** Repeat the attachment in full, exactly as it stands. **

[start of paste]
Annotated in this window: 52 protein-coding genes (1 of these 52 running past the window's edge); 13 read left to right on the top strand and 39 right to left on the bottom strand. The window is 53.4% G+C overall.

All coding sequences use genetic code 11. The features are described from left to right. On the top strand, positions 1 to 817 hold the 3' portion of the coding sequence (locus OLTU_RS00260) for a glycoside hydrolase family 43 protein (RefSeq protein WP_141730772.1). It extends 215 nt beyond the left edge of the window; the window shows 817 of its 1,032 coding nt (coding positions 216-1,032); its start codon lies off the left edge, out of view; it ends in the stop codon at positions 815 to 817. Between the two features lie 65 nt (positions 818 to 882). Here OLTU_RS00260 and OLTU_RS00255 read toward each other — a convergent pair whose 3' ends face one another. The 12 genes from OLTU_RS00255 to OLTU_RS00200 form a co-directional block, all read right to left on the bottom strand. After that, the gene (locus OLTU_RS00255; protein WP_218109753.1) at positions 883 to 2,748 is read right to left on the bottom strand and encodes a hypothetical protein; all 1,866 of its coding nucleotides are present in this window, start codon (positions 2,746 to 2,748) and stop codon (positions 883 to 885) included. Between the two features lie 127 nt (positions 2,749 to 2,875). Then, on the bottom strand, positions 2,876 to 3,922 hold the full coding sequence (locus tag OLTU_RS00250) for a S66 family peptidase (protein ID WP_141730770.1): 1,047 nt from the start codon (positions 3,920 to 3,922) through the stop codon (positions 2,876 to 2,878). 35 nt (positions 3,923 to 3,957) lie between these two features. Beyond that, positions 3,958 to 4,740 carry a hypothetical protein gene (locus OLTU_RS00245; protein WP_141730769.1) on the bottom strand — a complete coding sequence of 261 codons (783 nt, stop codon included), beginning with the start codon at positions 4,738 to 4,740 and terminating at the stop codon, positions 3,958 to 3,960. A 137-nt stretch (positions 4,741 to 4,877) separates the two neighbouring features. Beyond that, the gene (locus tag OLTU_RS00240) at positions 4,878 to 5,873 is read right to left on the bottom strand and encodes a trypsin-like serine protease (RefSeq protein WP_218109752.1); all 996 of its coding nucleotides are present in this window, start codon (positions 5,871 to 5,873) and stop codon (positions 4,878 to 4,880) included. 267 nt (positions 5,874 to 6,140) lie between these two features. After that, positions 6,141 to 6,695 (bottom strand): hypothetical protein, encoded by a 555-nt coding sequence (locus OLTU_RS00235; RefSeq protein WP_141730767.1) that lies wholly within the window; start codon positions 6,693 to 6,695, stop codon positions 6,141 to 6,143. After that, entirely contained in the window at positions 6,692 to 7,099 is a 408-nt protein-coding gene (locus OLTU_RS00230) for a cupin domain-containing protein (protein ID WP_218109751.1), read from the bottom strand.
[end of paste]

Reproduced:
Annotated in this window: 52 protein-coding genes (1 of these 52 running past the window's edge); 13 read left to right on the top strand and 39 right to left on the bottom strand. The window is 53.4% G+C overall.

All coding sequences use genetic code 11. The features are described from left to right. On the top strand, positions 1 to 817 hold the 3' portion of the coding sequence (locus OLTU_RS00260) for a glycoside hydrolase family 43 protein (RefSeq protein WP_141730772.1). It extends 215 nt beyond the left edge of the window; the window shows 817 of its 1,032 coding nt (coding positions 216-1,032); its start codon lies off the left edge, out of view; it ends in the stop codon at positions 815 to 817. Between the two features lie 65 nt (positions 818 to 882). Here OLTU_RS00260 and OLTU_RS00255 read toward each other — a convergent pair whose 3' ends face one another. The 12 genes from OLTU_RS00255 to OLTU_RS00200 form a co-directional block, all read right to left on the bottom strand. After that, the gene (locus OLTU_RS00255; protein WP_218109753.1) at positions 883 to 2,748 is read right to left on the bottom strand and encodes a hypothetical protein; all 1,866 of its coding nucleotides are present in this window, start codon (positions 2,746 to 2,748) and stop codon (positions 883 to 885) included. Between the two features lie 127 nt (positions 2,749 to 2,875). Then, on the bottom strand, positions 2,876 to 3,922 hold the full coding sequence (locus tag OLTU_RS00250) for a S66 family peptidase (protein ID WP_141730770.1): 1,047 nt from the start codon (positions 3,920 to 3,922) through the stop codon (positions 2,876 to 2,878). 35 nt (positions 3,923 to 3,957) lie between these two features. Beyond that, positions 3,958 to 4,740 carry a hypothetical protein gene (locus OLTU_RS00245; protein WP_141730769.1) on the bottom strand — a complete coding sequence of 261 codons (783 nt, stop codon included), beginning with the start codon at positions 4,738 to 4,740 and terminating at the stop codon, positions 3,958 to 3,960. A 137-nt stretch (positions 4,741 to 4,877) separates the two neighbouring features. Beyond that, the gene (locus tag OLTU_RS00240) at positions 4,878 to 5,873 is read right to left on the bottom strand and encodes a trypsin-like serine protease (RefSeq protein WP_218109752.1); all 996 of its coding nucleotides are present in this window, start codon (positions 5,871 to 5,873) and stop codon (positions 4,878 to 4,880) included. 267 nt (positions 5,874 to 6,140) lie between these two features. After that, positions 6,141 to 6,695 (bottom strand): hypothetical protein, encoded by a 555-nt coding sequence (locus OLTU_RS00235; RefSeq protein WP_141730767.1) that lies wholly within the window; start codon positions 6,693 to 6,695, stop codon positions 6,141 to 6,143. After that, entirely contained in the window at positions 6,692 to 7,099 is a 408-nt protein-coding gene (locus OLTU_RS00230) for a cupin domain-containing protein (protein ID WP_218109751.1), read from the bottom strand.